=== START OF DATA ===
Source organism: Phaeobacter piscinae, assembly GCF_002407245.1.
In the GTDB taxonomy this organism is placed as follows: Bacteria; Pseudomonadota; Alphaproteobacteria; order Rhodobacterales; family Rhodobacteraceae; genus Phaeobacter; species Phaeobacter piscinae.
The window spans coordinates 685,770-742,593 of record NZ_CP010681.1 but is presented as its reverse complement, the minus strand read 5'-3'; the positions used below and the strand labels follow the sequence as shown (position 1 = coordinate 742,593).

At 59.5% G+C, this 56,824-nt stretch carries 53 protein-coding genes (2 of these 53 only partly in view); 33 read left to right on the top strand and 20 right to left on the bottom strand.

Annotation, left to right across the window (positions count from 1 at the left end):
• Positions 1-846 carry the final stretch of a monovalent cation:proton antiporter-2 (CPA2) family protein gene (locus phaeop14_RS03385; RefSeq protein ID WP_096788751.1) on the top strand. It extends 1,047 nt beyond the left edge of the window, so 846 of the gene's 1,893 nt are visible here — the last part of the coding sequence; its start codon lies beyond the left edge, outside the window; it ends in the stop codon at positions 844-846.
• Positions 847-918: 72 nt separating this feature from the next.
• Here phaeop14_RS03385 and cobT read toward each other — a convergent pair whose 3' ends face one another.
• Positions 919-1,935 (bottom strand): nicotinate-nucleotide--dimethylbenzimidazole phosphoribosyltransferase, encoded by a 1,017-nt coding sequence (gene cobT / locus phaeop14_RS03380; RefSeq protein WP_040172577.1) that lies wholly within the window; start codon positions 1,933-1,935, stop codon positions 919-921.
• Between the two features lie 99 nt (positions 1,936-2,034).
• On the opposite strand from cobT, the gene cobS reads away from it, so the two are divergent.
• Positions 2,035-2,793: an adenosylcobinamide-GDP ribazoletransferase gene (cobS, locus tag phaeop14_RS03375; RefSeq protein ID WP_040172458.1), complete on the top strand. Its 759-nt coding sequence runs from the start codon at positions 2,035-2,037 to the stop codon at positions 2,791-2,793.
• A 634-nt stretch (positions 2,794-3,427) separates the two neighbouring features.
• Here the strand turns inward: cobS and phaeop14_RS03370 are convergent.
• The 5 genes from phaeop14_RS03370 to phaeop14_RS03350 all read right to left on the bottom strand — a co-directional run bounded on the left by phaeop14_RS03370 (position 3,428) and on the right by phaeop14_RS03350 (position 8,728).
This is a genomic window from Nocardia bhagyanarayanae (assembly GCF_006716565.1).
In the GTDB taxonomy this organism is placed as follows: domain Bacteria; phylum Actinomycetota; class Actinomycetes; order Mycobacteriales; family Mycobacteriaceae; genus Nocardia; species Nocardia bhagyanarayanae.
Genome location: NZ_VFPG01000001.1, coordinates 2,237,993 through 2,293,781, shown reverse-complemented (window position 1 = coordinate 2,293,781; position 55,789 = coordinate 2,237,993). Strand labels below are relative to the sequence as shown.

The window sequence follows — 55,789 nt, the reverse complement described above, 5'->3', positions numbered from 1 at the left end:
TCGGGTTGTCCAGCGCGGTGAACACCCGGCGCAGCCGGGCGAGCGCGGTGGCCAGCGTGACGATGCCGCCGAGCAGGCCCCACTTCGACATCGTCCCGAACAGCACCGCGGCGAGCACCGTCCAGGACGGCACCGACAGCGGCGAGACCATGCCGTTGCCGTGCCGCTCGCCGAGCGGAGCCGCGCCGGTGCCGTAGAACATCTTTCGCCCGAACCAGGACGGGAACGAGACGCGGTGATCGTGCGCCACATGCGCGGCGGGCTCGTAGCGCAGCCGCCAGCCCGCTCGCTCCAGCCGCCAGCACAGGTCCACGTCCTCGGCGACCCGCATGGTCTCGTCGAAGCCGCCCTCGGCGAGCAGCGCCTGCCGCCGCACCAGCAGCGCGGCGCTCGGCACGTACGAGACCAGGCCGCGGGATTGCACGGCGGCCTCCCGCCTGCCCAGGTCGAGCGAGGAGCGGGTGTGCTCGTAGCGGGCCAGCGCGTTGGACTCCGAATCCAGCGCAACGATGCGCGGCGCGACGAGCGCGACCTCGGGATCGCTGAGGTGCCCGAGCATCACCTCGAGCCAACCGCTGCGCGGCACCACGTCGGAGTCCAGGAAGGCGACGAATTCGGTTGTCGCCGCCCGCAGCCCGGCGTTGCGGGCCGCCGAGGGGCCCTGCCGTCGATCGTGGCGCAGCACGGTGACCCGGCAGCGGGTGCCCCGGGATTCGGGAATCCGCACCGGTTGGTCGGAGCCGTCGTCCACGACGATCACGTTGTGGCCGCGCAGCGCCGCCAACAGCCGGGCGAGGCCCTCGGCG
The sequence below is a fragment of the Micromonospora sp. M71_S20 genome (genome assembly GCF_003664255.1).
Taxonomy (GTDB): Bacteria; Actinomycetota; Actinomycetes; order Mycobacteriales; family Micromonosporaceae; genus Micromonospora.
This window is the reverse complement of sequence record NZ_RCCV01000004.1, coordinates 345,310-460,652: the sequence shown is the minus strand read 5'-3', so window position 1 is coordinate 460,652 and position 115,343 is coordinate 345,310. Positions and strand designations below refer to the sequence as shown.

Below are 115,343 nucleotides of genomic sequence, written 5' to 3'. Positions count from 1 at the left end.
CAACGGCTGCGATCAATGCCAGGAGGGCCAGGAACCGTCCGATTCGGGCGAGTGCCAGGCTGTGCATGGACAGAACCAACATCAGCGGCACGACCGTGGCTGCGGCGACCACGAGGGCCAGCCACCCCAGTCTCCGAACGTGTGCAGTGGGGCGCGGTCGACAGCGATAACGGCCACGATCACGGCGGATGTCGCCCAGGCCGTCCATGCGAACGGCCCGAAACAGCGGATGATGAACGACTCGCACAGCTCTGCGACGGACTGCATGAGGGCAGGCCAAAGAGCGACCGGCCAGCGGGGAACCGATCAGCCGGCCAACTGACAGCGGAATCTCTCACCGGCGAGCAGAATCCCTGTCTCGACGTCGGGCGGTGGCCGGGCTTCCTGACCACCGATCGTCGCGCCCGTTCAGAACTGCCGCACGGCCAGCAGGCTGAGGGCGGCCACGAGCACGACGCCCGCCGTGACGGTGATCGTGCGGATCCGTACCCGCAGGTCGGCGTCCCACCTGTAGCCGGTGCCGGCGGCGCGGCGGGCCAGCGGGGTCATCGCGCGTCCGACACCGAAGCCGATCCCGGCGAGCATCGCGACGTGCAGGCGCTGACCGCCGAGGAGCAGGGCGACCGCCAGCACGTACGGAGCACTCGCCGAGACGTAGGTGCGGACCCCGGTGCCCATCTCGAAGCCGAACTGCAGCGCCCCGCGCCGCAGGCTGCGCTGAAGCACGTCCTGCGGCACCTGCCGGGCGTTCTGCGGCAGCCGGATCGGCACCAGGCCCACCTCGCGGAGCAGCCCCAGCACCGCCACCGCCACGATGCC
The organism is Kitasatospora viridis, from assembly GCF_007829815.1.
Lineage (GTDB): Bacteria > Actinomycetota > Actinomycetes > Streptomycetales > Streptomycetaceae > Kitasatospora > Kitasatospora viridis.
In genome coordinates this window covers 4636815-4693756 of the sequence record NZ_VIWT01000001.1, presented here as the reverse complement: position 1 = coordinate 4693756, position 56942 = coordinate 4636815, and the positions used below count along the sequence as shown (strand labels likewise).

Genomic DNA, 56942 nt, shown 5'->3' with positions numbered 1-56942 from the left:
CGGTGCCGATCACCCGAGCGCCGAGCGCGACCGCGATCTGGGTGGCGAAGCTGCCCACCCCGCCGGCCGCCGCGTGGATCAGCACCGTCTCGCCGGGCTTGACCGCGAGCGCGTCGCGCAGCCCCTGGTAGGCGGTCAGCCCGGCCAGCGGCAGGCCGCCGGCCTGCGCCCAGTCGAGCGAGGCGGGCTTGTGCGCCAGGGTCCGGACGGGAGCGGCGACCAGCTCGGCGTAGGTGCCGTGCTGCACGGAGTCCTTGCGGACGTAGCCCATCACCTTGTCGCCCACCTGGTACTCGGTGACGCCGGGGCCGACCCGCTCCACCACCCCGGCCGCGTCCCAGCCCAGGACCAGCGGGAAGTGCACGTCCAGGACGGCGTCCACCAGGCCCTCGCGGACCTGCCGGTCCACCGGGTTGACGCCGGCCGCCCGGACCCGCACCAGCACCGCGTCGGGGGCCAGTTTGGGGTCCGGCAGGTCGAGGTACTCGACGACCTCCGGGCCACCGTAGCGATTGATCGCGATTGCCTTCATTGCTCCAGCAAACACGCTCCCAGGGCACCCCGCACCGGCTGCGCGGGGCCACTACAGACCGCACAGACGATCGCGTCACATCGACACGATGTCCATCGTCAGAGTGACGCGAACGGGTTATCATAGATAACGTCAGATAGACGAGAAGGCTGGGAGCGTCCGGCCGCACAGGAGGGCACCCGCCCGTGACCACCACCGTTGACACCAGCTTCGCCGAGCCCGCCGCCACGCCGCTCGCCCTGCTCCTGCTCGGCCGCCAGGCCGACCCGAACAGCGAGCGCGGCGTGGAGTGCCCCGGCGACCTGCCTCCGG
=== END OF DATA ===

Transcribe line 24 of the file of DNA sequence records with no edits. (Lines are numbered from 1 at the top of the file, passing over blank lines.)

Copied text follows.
Below are 115,343 nucleotides of genomic sequence, written 5' to 3'. Positions count from 1 at the left end.